Shaun Bailey’s views on multiculturalism are toxic to Londoners and his response is worse

Bailey has been the Conservative candidate for a little over a week and he is already narrowing his path to victory. 

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Shaun Bailey, the Conservative candidate for the London mayoralty, is under fire after the Guardian obtained an old Centre for Policy Studies pamphlet in which Bailey said that allowing Hindu and Muslim families time off to celebrate their religious festivals would rob Britain of its community and turn the country into a “crime-ridden cesspool”.

The policy is toxic. No, having days off to accommodate religious festivals doesn’t divide communities and in fact the reverse situation (keeping schools open but having religious absences or parents opting out of mainstream education as a result) does. Added to that, for Bailey, the politics are more toxic still.

There is no plausible path for any Conservative candidate to 50 per cent of the vote plus one – necessary under London’s supplementary vote system – that doesn’t run through London’s affluent Hindu communities in west and north-west London. How is he going to get their votes if he is on the record saying their religious holidays risk turning the country into a “cesspool”?

His campaign’s response is a revealing insight into why Sadiq Khan’s aides believe that Bailey will be an error-prone and vulnerable candidate. Here’s their response to the Guardian in full:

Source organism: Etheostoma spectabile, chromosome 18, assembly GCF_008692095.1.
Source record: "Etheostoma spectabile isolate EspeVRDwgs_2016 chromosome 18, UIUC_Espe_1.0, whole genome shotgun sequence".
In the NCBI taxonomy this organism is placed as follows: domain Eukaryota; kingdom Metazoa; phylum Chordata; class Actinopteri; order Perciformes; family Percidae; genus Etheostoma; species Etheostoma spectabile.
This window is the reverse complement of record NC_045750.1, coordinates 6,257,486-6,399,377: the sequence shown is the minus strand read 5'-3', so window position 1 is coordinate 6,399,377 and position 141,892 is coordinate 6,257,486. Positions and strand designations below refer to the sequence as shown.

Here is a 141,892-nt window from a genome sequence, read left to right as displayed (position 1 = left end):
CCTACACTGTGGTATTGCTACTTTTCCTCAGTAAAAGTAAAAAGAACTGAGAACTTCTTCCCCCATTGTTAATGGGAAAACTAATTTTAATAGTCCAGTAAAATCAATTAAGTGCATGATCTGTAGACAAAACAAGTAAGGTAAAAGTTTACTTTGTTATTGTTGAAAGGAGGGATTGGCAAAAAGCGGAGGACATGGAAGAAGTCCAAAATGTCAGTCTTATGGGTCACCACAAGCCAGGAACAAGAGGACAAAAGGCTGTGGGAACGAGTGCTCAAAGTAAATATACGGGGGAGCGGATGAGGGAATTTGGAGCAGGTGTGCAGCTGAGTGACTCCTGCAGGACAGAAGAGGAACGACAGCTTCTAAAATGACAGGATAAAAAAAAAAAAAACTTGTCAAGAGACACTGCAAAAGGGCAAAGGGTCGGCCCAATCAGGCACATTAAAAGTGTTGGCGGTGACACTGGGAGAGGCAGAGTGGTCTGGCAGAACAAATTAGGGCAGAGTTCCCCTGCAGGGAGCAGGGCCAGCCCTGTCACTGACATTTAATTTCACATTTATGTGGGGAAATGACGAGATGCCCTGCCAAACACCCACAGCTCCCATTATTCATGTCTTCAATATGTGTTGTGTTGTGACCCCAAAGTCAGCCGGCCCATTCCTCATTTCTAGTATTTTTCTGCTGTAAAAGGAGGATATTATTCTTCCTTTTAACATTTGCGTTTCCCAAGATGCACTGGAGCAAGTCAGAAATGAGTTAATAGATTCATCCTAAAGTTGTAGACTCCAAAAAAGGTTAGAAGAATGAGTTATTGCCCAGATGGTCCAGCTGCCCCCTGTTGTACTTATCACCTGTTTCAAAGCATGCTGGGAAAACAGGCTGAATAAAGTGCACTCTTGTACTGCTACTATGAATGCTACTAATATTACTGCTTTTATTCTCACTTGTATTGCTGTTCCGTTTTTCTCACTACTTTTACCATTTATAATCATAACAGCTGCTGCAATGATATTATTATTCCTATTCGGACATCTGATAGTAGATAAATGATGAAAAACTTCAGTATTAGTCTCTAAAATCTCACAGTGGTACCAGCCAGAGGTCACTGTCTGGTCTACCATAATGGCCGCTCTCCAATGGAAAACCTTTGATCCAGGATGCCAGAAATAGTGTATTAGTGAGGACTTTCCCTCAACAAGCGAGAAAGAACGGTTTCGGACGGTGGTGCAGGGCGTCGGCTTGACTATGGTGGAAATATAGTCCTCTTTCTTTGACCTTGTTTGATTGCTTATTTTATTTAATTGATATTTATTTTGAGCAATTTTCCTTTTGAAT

“As a descendant of the Windrush generation, and someone who has worked with diverse communities for over 20 years, Shaun knows full well the challenges faced by BAME communities. Shaun has made it his life’s work to help those from migrant and disadvantaged communities, and to suggest otherwise is ludicrous. As someone who has received racist abuse from the Labour party, who let’s not forget branded the community worker a ‘token ghetto boy’, this is a little rich.”

There are a lot of bad political choices to unpack in a single paragraph, but let’s start with the last sentence. Put yourselves in the shoes of one of Harrow’s Hindu swing voters. You backed Sadiq Khan in 2016 but re-elected Bob Blackman, a Conservative, in 2017. You’ve heard that Bailey thinks that teaching people about Diwali in schools will rob Britain of its community and turn the country into a “cesspool”. Why do you give a flying one about Emma Dent Coad saying something racist about Shaun Bailey? Why is that relevant to your life? That’s not an apology.

But it’s not the only bad decision being made here.

Let’s imagine you are instead an older white voter in Bow. You voted for Ken Livingstone, Boris Johnson and Zac Goldsmith. You were suspicious about Sadiq Khan and you still aren’t wholly sold on him. Why do you care about Bailey being “a descendant of the Windrush generation”? Why’s he focussing on helping migrants? What about your grandkids? Who even is this guy who hasn’t even made it to Westminster who thinks he can become your mayor?

Or perhaps you’re a graduate in, say, Richmond. You backed Boris Johnson but you now have complicated feelings about him thanks to the referendum. You voted Liberal Democrat in Westminster and gave Sadiq Khan your second preference in London as you disliked Zac Goldsmith’s campaign. You think Khan is a decent guy but you aren’t sure what he’s actually done. You aren’t entirely sure what Diwali is about but you like living in a city where different things go on.

I just named three groups without which a Conservative candidate cannot win the London mayoralty and Bailey is appealing to none of them. And among liberal graduates and affluent Hindus he has probably suffered a wound that Khan will seek to widen and deepen over the next two years.

Stephen Bush is special correspondent at the New Statesman, the EI Political Commentator of the Year, and the PSA's Journalist of the Year. His daily briefing, Morning Call, provides a quick and essential guide to domestic and global politics.